Oh, say can you see
American police officers standing tall
What so proudly we hail’d
Saving those from oppression, violence and crime
through the perilous fight … so gallantly
Forsaking their own safety to bravely protect Americans
O’er the land of the free and the home of the brave?
Our valiant police officers keeping our homeland safe and free.
Though we can’t predict the future, we can prepare for eventualities. This article addresses some law enforcement problems, but not solutions for all. Many issues are tendered by presenting the problem as questions because answers depend on individual agency concepts.
For generations, statements to the effect that police, firefighters and military personnel, whether active, part-time, or retired, are heroes to whom all thanks and gratitude are due to them for honoring us with their service. Truth is cops run to gunfire, firefighters enter burning buildings and soldiers face the enemy not out of duty, but because they believe their personal safety is secondary to those they are charged with safeguarding. Reality is that they would rather be a dead hero than a live coward. To their compatriots, cowardice is a fate worse than death.
As a former law enforcement officer and firefighter, I’ve always found those who volunteer for law enforcement, firefighting and military positions do so more for the comradery, excitement and prestige. To them, knowing that the person with whom you are standing shoulder-to-shoulder knows you’ve got their back regardless of the danger is the ultimate level of trust. Being part of an ethical, honorable and exclusive segment of society is the driving force. Lofty aspirations of service to the community are way down the list (at least when you’re young), regardless of official and public sound bites.
Danger and hazardous duty has always been related to police work, but it wasn’t until Columbine that it became apparent that concerns for officer safety were over-prioritized. The Jefferson County (Colo.) Sheriff stated on national television that he didn’t send his officers into the school building because he didn’t want any of his officers hurt. (1)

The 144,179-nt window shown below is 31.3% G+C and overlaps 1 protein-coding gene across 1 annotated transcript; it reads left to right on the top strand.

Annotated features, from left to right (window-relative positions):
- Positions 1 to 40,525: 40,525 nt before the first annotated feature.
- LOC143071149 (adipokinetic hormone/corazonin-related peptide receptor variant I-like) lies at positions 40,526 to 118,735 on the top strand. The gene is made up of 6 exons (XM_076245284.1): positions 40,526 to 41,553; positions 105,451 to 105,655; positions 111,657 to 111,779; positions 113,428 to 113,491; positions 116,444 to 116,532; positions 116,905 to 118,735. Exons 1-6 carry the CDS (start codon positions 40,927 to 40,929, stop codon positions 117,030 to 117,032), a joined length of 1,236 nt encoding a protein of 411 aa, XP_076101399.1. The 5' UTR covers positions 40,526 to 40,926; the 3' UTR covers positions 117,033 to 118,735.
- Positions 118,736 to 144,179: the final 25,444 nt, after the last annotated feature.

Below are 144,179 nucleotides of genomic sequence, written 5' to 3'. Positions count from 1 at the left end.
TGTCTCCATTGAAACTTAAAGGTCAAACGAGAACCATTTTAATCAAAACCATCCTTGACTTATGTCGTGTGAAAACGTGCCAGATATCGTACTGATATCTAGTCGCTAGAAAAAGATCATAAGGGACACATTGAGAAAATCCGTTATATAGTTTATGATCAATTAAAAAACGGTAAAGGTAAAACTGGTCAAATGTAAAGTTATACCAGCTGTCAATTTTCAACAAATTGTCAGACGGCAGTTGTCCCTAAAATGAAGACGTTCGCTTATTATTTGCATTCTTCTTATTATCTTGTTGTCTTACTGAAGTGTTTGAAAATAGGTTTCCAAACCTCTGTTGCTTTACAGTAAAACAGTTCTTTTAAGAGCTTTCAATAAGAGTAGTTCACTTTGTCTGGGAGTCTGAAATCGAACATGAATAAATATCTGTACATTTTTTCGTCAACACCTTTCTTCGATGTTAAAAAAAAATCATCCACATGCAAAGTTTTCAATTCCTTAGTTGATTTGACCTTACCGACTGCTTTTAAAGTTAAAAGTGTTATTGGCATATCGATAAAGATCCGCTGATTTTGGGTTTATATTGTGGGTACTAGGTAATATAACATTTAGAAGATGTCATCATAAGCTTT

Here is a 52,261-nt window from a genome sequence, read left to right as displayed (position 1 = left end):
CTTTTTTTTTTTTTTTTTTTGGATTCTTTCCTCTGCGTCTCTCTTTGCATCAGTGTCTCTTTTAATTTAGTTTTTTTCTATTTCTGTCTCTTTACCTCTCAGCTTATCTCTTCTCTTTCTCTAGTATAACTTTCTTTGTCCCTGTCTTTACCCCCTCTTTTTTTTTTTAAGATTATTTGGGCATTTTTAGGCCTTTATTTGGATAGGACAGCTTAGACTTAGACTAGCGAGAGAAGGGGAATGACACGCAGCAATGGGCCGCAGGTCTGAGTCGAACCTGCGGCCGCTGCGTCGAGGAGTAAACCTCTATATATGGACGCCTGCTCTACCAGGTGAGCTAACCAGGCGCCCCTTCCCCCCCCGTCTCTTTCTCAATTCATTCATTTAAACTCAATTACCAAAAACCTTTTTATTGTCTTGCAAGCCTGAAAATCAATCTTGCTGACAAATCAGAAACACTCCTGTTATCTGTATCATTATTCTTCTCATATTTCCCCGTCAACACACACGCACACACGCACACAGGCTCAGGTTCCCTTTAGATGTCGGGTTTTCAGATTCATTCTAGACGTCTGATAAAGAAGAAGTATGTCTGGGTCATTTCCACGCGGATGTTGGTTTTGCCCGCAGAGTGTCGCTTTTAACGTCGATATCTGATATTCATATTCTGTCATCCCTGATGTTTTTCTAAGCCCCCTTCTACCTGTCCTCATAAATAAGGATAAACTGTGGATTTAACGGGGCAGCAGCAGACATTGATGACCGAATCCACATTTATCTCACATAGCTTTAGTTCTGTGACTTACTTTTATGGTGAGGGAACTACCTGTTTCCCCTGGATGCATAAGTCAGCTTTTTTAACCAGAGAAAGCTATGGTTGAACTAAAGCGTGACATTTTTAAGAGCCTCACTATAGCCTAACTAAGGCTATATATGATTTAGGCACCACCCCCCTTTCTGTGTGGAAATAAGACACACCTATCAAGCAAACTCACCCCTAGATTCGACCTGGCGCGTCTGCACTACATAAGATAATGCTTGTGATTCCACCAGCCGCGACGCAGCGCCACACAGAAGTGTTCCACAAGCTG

This was followed by another police chief writing: “Most officers have families, just like everyone else. Their main goal is to get home safely at the end of each shift, and I agree with that philosophy 100 percent.” (2)
Soon thereafter, the police community took a close look at itself and thankfully realized the “main goal” is to see that those they have sworn to protect got home safely. We’ve moved on from Columbine. Now it’s time to move to the next level(s).
A cop’s job has inherent dangers, but according to the U.S. Department of Labor, the top 10 fatal work injury rates per 100,000 full-time equivalent workers (2019) (3) doesn’t include police officers. However, it stands to reason that if there was a list of civilian workers intentionally injured or killed, cops would not only top the list, they’d be the only ones on the list.
In the Fall 2019 issue of “The Chiefs of Police” (Police Ethics and Lethal Force in the 21st Century), I wrote about overcoming fear by referencing the 1950s movie, “High Noon.” The message this Hollywood production sent was about the the basic concept of American law enforcement officers: The duty, obligation and personal creed that separates us from everyone else is ensuring safety for those we are sworn to protect. The storyline (below) is worth repeating inasmuch as it also portrays the very essence of what being a cop is all about — the safety of others and not about personally staying safe.